coronavirus vaccine

Illinois, Federal Officials Look to Incentives to Encourage COVID-19 Vaccinations

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A dramatic decline in coronavirus vaccinations across the United States is prompting all sorts of incentives, and while leaders are hopeful that those programs will work, there are still plenty of questions to answer.

In Illinois, Gov. J.B. Pritzker just signed a bill that will permit bars and restaurants to give vaccinated customers a free drink as a reward for getting their shots.

Six Flags Great America is also donating 50,000 tickets to newly vaccinated residents, and Pritzker says the state is even considering a lottery for vaccinated residents, similar to a $1 million giveaway that Ohio officials pioneered last month.

“(We’re working at) overcoming some vaccine hesitancy,” Pritzker said. “We’ve been vaccinated, and we feel comfortable that it’s a safe thing to do.”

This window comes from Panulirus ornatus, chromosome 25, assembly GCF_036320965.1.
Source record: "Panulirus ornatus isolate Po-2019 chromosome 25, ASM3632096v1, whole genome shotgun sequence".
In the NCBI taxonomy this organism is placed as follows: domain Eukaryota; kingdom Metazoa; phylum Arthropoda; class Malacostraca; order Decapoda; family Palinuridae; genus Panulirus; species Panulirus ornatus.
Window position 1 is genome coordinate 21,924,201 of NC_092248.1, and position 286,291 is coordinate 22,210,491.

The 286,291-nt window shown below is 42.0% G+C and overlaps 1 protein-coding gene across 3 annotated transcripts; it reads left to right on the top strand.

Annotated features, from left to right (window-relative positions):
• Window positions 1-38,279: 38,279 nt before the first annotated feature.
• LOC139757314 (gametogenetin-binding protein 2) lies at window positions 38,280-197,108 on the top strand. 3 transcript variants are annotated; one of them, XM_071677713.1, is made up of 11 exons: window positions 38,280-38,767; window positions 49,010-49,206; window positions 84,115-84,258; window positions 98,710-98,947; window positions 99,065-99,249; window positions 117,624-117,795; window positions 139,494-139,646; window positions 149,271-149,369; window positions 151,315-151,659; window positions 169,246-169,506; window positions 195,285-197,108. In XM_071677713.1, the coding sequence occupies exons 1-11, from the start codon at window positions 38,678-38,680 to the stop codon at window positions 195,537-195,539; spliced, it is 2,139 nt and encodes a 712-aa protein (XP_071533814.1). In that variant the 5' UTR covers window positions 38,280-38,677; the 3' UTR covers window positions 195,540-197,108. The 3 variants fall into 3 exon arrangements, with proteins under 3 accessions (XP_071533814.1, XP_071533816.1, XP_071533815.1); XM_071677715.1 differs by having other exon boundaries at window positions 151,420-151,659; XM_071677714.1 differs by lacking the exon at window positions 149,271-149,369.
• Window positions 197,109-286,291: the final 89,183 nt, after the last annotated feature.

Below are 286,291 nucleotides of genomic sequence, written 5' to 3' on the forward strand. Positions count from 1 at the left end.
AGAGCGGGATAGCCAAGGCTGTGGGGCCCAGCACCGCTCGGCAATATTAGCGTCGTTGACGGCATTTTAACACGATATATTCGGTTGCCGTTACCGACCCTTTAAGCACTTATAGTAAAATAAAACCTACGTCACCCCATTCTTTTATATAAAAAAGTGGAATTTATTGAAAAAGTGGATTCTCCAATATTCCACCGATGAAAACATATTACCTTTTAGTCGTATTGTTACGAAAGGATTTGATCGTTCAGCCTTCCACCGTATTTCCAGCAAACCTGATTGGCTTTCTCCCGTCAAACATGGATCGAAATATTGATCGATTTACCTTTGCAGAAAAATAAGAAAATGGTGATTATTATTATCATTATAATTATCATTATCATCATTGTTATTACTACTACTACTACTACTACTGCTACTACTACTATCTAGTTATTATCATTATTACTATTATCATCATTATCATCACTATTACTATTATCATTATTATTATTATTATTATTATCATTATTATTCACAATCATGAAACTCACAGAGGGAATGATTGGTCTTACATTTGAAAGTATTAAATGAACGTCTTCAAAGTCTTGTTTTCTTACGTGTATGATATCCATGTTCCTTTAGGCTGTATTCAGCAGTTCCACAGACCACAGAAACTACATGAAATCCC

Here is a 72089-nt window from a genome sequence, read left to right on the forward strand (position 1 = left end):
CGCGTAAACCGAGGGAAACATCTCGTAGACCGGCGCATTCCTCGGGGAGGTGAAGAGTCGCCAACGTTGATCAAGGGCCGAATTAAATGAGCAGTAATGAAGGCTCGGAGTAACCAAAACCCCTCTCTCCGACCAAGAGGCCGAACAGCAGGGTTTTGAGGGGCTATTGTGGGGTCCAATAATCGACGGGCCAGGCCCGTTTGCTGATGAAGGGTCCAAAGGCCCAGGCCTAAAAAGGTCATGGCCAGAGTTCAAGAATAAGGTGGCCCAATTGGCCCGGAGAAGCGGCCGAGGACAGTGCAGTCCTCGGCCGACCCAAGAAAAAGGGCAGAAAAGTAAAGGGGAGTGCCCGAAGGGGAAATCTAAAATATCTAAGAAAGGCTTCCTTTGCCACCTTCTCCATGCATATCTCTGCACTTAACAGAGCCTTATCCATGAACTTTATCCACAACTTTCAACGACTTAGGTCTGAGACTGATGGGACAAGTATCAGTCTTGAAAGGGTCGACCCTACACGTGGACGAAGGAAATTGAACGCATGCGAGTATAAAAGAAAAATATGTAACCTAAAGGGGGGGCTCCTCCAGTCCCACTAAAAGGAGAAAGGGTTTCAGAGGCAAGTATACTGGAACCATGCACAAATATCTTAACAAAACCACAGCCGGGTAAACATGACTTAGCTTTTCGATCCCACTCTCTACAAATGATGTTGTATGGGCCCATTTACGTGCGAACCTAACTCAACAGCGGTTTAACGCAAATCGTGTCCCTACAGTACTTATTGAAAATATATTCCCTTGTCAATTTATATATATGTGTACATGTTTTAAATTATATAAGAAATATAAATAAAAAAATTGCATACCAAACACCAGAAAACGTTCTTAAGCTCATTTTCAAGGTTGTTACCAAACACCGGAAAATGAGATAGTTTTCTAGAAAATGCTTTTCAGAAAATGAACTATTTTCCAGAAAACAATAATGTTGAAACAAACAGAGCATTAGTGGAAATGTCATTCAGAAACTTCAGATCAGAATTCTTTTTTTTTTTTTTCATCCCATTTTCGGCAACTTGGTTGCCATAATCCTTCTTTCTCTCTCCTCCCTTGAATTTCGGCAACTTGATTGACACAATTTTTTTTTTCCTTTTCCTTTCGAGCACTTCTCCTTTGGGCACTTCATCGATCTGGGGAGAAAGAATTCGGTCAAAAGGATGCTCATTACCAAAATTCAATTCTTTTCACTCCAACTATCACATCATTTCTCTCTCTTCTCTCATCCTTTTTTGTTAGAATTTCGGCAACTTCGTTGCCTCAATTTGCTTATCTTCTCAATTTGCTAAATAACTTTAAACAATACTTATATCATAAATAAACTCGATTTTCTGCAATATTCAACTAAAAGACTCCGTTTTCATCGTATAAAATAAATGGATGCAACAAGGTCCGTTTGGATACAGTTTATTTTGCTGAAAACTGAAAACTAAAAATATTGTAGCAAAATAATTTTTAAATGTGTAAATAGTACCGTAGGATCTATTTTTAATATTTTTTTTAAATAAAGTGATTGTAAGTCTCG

According to the latest figures from the CDC, approximately 63% of the U.S. adult population has received at least one dose of the coronavirus vaccine. In Illinois, approximately 67% of adults have received their first dose, and more than 50% have received both.

Despite that success, vaccination numbers are beginning to plummet. Illinois, which at one point was averaging more than 100,000 doses of the vaccine administered per day, is now averaging 41,234 per day over the last week, according to officials.

That same pattern is emerging across the United States, and President Joe Biden’s administration is working to change that, announcing a series of incentives from companies like CVS, Anheuser Busch and DoorDash.

At CVS, people who have gotten vaccinated at stores can enter a giveaway for a variety of prizes, including a trip to the Super Bowl, $5,000 toward a family reunion, or cruises.

United Airlines is offering free flights, Samuel Adams and Anheuser Busch are offering free beers, and DoorDash says it will giveaway $1,000,000 to drivers who get their vaccines.

Biden hopes that the incentives will help push the U.S. to its goal of vaccinated 70% of the population by the Fourth of July, but it is unclear whether those incentives will be enough.  

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